As I turned the beverage in my hand, the familiar sign licking freshly exposed wounds, I knew it was the moment I had been waiting for to disappear. When things get hard, there is no use facing them in my world. Just like turning a foreign Coca-Cola in the flacid palm of my soon to be empty hand, the thin sliver of the aluminium bottle rolling perpetually down the ceaseless escalator stairs.

Shogeki

In her apartment, when I woke up, I thought what I most wanted to be in this world was an Akihabara can of oden. To be a quail egg submerged in umami infused dashi, expiration endless, muted & encased in a truncated gloop of brown liquid, waiting for that moment when a hungry otaku would crack the seal, imbibing on the hearty contents I was violently a part of. I knew that everything would feel so important, so viscerally real. Until the point of my being was hoovered down the lonely urban inhabitant’s oesophagus & absorbed into the intestinal tract. Forcefully ejected out into the putrid world again. To be transformed into different matter, not a part of something anymore, just barren & unborn.

I guess when I say “disappear” what I really mean is to still be here, but emotionally not. That is why I enrolled in the induction for a tutorage in NEET hiding. There had to be more to it than merely binge-watching Welcome to the N.H.K. No, I would have to live the part. To play the game. My life would become a vending machine with me & my meagre possessions aping the products. Simultaneously a dream & a prosaic nightmare. Like sucking a rigid member, busy cumming while you’re choking.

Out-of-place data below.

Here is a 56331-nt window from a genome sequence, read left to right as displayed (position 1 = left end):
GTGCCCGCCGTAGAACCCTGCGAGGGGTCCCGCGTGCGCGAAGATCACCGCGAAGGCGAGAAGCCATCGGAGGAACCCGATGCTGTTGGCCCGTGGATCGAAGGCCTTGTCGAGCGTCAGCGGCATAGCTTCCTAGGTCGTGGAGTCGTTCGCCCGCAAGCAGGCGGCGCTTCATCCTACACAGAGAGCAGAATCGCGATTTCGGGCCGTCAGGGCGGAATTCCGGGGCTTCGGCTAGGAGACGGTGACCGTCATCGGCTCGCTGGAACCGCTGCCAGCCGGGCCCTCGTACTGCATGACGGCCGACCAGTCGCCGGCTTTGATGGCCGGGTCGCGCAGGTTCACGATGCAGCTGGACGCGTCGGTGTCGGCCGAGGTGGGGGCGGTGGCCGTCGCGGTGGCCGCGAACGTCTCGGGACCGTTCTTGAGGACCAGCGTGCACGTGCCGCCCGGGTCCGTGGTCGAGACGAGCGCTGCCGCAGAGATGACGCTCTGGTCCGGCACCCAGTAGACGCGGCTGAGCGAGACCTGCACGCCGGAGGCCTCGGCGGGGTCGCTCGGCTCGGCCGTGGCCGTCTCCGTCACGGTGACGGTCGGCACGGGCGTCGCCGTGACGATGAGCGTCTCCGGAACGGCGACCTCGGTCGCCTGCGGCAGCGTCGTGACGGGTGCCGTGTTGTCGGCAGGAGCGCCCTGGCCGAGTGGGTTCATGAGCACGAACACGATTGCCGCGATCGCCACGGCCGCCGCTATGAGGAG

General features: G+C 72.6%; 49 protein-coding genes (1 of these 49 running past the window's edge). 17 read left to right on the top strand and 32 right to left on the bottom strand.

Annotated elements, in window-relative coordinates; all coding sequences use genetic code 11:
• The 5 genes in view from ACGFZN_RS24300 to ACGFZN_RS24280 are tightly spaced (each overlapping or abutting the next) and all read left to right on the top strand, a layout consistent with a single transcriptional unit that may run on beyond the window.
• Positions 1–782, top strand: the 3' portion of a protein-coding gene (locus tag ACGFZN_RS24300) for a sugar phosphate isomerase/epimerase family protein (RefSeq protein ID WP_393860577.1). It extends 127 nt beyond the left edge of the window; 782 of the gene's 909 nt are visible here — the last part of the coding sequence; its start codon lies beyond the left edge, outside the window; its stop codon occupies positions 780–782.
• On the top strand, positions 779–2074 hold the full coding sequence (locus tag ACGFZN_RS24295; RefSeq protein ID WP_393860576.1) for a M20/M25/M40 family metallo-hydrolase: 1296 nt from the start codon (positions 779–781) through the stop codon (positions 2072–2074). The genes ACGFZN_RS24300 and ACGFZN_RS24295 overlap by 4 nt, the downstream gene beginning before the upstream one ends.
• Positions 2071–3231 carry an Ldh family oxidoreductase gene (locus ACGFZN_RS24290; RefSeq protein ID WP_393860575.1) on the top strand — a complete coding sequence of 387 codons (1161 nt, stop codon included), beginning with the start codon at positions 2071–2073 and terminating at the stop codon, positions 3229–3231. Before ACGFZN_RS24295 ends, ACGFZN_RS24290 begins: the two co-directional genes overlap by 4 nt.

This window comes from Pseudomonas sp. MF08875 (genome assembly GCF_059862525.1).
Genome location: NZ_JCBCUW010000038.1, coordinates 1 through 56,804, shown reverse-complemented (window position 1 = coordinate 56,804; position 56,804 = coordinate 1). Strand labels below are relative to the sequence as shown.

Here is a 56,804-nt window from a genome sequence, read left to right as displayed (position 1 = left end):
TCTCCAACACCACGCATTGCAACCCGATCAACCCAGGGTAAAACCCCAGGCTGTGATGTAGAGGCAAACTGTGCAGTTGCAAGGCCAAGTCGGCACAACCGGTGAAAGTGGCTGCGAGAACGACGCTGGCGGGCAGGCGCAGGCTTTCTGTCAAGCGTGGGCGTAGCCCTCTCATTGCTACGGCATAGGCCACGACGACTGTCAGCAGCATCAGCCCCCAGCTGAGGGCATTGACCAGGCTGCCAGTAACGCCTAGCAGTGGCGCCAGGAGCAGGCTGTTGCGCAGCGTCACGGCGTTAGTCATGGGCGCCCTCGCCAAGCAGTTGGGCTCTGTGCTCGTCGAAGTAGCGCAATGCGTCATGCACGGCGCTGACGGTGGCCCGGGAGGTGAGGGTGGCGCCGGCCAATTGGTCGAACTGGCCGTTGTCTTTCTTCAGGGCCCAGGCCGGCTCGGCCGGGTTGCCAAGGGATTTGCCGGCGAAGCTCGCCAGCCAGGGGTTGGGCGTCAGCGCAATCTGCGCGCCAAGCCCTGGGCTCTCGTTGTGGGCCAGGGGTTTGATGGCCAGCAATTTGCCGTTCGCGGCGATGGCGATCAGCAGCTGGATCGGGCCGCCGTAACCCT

To officially be unengaged. To become untethered from the infrangible carbon nanotube of commitment. This is when it all commenced. My life transformed into the quivering wavelets of a Tsubu Kanshoku Koku Toro Corn Potage. All of my kernels nestled in the cosy confines of the can. This is what it meant to me to regenerate from society’s intrepid spawn. To be alone & prepared for the arrival of a demiurge. Variety shows at the touch of a button, ready to be gorged on repeat.

I hear that Japan are doing well in “beating” the viral contagion currently indoctrinating this docile planetary orb. Mask on // mask off, stay at home, listen to authority, be alone in this frozen fucking nightstick pummelled world. Curves are being flattened. Rules are being adhered to. Glorious Nippon will survive. After all, they invented respectful vending machine culture. They know about hierarchy. Never forget: Hikikomori is a Japanese word. 

Over here & over there, well, you & me? Think of those visions of split open job-taking machines, chilled refreshments strewn over blood red disposable gloves & soiled surgical masks. The victors bathing in the spoils of the street. Conjure thoughts of the humble liquor vending machine & the fate it would be destined to in what has become of our once (or never) profound nation(s). Order was never our strong point. Chaos always more suited to the ideology buried in the Western deep brain’s conceit. The liquor & the contagion will both continue to run, until society has submitted, like a crushed can under the weight of a leaden skull.